We like the work and detail given to us by carbonindependent.org which cites that the CO2 emissions per person in the UK is 9.84 tonnes a year and that CO2e is 13.4 tonnes.
But whatever the data source, one thing we are certain of, is that we need to reduce our environmental footprint.
For these calculations we have reviewed many reports and data and have listed them below. We have used available information from carbonindependent.org, greenhouse gas reporting factors 2021 by Gov.uk, and a comprehensive Life Cycle Assessment of second hand vs new clothing by Green Story.
The data used relates to savings made when clothing is bought new and made from new material. It does not take into account, how sustainable the fibre is eg organic cotton, shipping or laundering of clothing. We are highlighting the environmental savings made when baby clothing is rented instead of bought brand new.
We calculate the weight of each product type by taking the average weight of the sizes we offer. This gives a good indication of the amount of waste that can be saved from landfill when you rent baby clothes.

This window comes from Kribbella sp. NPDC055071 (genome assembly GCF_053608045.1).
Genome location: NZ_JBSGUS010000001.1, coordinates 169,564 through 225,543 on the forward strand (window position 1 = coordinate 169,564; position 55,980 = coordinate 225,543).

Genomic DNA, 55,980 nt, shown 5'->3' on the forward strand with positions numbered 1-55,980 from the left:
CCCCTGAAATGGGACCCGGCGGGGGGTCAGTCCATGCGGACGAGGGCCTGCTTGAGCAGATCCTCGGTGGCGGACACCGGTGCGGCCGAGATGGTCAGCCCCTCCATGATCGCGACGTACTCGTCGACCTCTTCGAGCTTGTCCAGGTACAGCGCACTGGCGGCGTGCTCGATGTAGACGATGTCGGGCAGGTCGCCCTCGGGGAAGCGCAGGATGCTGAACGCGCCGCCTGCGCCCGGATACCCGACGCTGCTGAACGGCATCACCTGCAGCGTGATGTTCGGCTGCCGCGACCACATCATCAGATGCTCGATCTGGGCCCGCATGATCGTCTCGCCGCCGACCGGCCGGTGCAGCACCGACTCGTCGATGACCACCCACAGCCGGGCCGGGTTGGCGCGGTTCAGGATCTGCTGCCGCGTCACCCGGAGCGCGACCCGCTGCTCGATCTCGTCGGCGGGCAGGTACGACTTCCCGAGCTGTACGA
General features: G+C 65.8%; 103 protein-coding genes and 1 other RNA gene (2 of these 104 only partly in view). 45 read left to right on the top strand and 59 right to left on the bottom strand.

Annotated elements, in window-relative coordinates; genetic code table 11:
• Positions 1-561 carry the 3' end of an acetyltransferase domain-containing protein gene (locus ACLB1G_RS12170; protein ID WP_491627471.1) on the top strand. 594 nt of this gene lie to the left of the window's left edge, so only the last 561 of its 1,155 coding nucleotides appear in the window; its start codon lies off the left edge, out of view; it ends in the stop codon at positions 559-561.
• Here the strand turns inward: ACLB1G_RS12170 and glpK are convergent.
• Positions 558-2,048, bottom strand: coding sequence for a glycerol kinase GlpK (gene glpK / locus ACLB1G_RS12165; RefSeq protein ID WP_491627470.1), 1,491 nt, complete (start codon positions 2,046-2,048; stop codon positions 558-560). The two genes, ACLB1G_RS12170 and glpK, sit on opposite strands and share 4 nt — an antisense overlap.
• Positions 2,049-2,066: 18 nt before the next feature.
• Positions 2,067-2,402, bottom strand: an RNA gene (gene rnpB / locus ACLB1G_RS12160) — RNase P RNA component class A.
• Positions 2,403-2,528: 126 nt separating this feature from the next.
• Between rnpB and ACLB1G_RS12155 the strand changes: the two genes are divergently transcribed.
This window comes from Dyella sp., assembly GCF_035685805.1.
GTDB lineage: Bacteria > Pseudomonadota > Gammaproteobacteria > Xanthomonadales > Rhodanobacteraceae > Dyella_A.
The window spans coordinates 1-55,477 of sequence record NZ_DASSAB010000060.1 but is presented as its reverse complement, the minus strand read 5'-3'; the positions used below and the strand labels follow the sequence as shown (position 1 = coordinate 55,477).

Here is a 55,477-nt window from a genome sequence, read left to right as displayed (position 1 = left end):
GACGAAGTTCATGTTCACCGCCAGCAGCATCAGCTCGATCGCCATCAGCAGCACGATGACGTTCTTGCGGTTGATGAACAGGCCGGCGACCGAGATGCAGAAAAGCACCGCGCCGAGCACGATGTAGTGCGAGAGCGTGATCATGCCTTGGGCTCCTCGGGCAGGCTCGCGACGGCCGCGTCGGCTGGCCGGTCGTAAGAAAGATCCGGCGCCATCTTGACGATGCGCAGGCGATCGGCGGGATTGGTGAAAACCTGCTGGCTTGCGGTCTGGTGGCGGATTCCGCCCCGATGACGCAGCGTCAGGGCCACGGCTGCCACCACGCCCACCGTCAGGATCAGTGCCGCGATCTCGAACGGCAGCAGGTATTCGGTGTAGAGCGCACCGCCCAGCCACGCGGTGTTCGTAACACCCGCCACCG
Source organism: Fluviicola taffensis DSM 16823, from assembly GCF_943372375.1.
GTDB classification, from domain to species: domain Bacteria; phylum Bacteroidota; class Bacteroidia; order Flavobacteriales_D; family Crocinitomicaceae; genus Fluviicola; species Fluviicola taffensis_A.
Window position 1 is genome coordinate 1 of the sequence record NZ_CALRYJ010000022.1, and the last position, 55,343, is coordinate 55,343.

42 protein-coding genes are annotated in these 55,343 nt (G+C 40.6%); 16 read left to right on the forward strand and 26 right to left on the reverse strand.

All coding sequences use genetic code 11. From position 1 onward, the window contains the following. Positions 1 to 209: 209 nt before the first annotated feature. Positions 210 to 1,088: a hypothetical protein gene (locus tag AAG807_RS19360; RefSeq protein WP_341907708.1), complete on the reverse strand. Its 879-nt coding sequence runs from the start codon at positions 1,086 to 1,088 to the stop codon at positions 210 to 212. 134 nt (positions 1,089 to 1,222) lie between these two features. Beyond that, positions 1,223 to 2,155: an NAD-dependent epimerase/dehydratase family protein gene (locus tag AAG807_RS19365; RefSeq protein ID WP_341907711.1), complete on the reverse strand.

By renting you:
- Reduce your clothing waste and the amount of clothes going to landfill.
- Reduce the amount of emissions from landfill by not sending clothes there.
- Save on carbon (CO2e) emissions of the clothes you are renting.
- Save on water usage of the clothes you are renting.
Basic UK energy and greenhouse gas statistics (carbonindependent.org) 2021
Greenhouse gas reporting: conversion factors 2021 – GOV.UK (www.gov.uk) 2021
Fashion on climate, McKinsey & Company, 2020
Comparative Life Cycle Assessment (LCA) of second-hand vs new clothing Green Story 2019
Fixing Fashion – Parliamentary report 2019
Ellen MacArthur – A New Textile Economy – 2017
WRAP – Valuing Our Clothes: the cost of UK fashion 2017
WRAP – World responsible apparel production WRAP-valuing-our-clothes-2012
Streamlined carbon footprint analysis of post-consumer clothing and household textile re-use and recycling. McGill M, Thomas B, Voulvoulis N, Gronow J, 2010.